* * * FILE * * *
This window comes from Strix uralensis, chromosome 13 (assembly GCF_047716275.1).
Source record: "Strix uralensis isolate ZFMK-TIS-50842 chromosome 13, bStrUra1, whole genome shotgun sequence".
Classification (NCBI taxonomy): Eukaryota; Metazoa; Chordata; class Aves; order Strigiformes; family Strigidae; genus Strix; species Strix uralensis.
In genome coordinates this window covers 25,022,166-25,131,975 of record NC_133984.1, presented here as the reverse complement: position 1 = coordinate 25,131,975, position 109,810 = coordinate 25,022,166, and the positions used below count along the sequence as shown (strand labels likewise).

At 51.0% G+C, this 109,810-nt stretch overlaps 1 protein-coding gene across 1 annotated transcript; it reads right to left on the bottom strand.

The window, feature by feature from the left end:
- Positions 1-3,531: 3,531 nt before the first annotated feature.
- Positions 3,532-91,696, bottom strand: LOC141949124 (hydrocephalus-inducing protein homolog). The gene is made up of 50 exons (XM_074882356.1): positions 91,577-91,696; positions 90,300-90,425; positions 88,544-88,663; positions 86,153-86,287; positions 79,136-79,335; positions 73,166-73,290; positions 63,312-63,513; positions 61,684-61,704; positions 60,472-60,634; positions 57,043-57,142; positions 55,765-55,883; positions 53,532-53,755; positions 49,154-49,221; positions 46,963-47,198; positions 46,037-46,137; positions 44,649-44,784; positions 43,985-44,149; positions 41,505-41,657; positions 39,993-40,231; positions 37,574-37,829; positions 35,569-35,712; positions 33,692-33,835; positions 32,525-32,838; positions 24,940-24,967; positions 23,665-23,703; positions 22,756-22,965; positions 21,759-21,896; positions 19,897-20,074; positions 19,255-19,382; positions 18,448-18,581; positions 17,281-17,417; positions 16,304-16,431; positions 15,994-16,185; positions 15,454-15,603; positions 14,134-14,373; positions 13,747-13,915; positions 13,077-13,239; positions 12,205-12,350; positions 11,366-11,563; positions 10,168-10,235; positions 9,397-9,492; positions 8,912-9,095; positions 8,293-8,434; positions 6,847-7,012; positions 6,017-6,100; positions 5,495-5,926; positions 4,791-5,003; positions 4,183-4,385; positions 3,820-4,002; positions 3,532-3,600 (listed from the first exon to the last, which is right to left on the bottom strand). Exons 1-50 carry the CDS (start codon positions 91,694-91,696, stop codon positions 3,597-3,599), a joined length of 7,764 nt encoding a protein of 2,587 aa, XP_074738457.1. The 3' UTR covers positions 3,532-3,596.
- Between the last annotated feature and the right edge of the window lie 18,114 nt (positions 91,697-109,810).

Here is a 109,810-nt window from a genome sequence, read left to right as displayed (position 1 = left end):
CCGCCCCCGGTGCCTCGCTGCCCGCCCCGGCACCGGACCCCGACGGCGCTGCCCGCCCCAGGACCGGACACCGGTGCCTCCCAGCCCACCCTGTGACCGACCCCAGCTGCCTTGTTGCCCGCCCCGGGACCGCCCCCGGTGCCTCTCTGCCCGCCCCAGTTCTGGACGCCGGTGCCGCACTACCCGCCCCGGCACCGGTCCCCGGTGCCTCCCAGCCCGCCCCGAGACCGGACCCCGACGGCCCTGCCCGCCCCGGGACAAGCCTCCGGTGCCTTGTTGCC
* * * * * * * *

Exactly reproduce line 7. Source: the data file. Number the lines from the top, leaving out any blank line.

- Positions 1-3,531: 3,531 nt before the first annotated feature.